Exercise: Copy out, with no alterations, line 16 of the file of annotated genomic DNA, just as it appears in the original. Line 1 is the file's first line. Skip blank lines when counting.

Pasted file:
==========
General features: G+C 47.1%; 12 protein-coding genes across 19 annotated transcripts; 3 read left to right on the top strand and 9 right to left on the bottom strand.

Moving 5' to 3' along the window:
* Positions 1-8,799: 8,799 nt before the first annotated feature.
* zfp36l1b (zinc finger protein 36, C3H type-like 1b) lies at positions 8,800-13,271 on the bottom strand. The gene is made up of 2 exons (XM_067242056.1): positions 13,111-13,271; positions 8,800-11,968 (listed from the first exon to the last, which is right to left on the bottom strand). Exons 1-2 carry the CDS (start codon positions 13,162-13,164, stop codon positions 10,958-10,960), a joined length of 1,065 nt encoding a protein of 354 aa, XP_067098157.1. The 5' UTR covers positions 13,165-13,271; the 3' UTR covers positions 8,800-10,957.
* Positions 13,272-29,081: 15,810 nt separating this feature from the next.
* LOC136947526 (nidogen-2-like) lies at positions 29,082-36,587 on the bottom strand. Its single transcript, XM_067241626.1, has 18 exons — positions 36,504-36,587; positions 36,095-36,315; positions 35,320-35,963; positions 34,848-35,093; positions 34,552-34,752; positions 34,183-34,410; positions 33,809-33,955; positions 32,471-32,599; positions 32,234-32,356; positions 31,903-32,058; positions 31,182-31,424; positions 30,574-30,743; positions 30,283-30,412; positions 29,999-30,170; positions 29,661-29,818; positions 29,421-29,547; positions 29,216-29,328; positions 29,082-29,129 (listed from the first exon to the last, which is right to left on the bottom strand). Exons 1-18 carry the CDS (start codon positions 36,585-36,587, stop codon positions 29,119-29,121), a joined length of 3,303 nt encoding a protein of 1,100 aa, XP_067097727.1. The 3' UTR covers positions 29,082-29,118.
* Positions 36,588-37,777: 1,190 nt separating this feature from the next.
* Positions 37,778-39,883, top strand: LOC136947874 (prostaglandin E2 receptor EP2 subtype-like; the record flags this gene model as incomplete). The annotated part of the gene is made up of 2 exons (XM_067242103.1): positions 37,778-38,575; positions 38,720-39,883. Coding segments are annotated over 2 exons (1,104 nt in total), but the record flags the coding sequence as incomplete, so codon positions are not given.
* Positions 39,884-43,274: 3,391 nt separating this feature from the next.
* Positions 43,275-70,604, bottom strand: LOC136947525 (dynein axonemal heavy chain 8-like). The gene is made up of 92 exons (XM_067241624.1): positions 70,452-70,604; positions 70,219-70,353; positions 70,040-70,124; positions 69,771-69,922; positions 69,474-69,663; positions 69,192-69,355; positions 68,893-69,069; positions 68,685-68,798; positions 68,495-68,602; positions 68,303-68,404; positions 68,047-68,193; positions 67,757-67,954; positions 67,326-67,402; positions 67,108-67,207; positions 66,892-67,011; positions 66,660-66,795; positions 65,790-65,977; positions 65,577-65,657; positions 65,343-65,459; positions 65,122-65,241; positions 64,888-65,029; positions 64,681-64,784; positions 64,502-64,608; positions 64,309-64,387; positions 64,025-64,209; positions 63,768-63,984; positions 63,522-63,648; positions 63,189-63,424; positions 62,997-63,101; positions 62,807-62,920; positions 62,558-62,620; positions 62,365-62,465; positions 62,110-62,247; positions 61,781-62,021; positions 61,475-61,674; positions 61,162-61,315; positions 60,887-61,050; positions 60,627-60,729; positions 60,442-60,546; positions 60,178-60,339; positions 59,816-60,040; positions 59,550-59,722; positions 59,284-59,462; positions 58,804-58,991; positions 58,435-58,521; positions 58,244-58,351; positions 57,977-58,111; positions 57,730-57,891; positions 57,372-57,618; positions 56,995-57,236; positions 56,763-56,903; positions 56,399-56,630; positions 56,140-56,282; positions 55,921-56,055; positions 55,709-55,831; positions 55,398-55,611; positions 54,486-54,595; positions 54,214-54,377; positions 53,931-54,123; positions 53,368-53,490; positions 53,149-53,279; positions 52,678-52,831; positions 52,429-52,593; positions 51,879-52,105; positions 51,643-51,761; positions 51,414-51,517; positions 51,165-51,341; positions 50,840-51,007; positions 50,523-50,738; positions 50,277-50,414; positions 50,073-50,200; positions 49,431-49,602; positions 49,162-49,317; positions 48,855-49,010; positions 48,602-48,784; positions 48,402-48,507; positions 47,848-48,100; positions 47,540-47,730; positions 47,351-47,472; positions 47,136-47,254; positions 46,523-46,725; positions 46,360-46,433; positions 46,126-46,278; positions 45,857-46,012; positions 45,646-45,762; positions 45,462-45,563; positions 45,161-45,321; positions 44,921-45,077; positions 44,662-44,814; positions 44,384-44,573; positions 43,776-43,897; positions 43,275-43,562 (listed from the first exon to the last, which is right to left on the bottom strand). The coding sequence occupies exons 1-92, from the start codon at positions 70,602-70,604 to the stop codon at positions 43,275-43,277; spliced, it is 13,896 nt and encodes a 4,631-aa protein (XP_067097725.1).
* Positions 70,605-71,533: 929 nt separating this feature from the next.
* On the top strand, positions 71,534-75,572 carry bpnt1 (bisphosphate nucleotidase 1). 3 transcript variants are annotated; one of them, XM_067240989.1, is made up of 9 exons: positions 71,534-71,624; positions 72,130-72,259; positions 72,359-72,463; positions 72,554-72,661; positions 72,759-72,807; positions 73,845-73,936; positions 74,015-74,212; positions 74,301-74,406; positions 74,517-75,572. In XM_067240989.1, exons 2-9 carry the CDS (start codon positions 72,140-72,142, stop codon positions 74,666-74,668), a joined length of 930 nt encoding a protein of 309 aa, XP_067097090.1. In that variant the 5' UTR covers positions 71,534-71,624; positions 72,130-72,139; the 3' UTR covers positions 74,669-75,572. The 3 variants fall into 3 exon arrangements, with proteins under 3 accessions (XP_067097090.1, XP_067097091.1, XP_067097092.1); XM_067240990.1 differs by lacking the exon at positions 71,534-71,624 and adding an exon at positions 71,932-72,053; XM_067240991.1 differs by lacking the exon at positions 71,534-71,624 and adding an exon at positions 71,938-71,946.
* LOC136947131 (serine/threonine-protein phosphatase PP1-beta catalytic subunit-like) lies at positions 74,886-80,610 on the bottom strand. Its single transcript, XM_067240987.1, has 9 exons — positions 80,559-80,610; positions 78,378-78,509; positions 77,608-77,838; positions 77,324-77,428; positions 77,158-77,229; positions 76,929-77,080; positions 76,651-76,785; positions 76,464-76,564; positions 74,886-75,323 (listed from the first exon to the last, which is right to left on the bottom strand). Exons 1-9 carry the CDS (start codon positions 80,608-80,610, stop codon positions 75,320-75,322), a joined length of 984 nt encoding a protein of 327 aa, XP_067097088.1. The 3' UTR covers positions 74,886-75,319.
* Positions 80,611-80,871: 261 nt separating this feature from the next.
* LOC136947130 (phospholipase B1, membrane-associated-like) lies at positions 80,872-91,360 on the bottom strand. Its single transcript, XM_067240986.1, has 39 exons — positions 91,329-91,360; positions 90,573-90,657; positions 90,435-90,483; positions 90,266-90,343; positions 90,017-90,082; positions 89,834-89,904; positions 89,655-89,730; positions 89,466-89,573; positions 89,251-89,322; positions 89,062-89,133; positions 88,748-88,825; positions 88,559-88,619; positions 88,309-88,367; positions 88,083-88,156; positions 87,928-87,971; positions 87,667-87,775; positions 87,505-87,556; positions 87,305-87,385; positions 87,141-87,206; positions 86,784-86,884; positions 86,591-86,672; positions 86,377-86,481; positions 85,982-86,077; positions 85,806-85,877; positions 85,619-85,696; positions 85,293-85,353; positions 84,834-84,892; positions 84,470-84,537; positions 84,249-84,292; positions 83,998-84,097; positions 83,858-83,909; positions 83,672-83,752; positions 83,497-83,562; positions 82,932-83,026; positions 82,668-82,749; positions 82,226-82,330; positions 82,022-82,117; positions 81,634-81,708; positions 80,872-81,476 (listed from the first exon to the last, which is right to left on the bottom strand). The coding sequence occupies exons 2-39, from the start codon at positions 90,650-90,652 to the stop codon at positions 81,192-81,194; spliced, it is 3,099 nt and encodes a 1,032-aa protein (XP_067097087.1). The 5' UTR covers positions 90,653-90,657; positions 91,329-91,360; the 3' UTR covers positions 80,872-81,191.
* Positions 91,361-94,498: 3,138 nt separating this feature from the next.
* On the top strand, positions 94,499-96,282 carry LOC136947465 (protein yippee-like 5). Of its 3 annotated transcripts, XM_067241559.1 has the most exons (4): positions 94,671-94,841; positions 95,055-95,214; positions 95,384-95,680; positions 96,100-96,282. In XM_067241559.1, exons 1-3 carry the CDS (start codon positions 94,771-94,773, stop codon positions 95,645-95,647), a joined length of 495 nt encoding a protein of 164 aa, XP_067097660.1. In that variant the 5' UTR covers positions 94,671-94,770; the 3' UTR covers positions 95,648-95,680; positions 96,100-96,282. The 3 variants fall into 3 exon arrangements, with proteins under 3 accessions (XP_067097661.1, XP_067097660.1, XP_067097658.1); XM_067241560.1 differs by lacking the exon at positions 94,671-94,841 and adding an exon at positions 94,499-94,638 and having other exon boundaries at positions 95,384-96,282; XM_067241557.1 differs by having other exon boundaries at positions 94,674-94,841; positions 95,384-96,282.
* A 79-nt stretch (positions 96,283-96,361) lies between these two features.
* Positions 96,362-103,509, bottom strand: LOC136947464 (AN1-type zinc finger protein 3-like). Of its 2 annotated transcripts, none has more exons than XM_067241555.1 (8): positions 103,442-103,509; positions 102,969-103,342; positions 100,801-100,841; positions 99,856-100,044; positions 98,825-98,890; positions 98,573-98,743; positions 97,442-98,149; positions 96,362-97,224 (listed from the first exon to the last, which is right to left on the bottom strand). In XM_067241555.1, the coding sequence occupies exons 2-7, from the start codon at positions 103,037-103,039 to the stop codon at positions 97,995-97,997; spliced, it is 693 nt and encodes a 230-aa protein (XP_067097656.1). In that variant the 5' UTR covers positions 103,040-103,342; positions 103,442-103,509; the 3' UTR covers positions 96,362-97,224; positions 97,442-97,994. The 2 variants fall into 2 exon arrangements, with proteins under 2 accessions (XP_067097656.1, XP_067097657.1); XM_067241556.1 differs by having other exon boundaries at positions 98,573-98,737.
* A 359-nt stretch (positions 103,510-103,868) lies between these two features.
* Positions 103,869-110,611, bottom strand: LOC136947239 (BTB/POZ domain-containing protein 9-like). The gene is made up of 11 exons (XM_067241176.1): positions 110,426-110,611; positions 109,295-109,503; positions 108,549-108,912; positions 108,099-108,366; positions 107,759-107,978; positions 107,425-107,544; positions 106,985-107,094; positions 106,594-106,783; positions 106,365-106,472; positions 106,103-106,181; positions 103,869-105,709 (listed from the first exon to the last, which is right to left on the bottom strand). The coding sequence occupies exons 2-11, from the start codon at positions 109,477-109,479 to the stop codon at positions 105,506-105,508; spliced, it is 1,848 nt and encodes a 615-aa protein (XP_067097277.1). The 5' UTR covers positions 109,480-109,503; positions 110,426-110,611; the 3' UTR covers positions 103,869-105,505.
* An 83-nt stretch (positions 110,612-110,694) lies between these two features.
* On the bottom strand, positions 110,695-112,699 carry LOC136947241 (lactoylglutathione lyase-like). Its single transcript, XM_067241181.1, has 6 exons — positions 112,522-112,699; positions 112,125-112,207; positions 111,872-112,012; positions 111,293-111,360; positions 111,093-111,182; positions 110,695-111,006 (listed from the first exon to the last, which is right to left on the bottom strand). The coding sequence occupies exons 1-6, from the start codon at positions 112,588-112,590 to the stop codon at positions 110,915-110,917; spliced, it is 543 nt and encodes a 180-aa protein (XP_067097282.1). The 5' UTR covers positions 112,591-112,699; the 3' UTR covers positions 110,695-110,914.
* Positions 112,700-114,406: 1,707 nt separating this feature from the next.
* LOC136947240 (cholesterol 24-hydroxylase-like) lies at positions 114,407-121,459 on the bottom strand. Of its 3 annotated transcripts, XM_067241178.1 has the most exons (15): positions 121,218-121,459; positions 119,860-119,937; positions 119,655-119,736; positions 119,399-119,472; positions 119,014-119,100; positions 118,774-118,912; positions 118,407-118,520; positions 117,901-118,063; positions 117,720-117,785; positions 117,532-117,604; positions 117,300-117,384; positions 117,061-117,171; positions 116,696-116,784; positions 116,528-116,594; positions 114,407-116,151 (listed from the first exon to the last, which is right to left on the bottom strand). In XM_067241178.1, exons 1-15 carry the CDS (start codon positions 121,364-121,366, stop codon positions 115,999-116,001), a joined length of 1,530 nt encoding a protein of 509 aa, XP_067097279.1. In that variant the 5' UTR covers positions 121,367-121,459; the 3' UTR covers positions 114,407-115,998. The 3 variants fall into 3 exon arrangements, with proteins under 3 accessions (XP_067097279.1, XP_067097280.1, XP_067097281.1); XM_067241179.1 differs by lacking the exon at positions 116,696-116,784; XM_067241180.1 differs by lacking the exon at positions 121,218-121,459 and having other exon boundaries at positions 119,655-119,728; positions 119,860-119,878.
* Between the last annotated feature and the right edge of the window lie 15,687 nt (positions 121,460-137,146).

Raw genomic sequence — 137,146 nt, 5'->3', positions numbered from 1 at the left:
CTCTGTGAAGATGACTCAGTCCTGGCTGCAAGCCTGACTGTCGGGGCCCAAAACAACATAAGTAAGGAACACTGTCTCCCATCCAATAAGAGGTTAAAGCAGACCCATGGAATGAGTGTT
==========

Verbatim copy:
* Positions 91,361-94,498: 3,138 nt separating this feature from the next.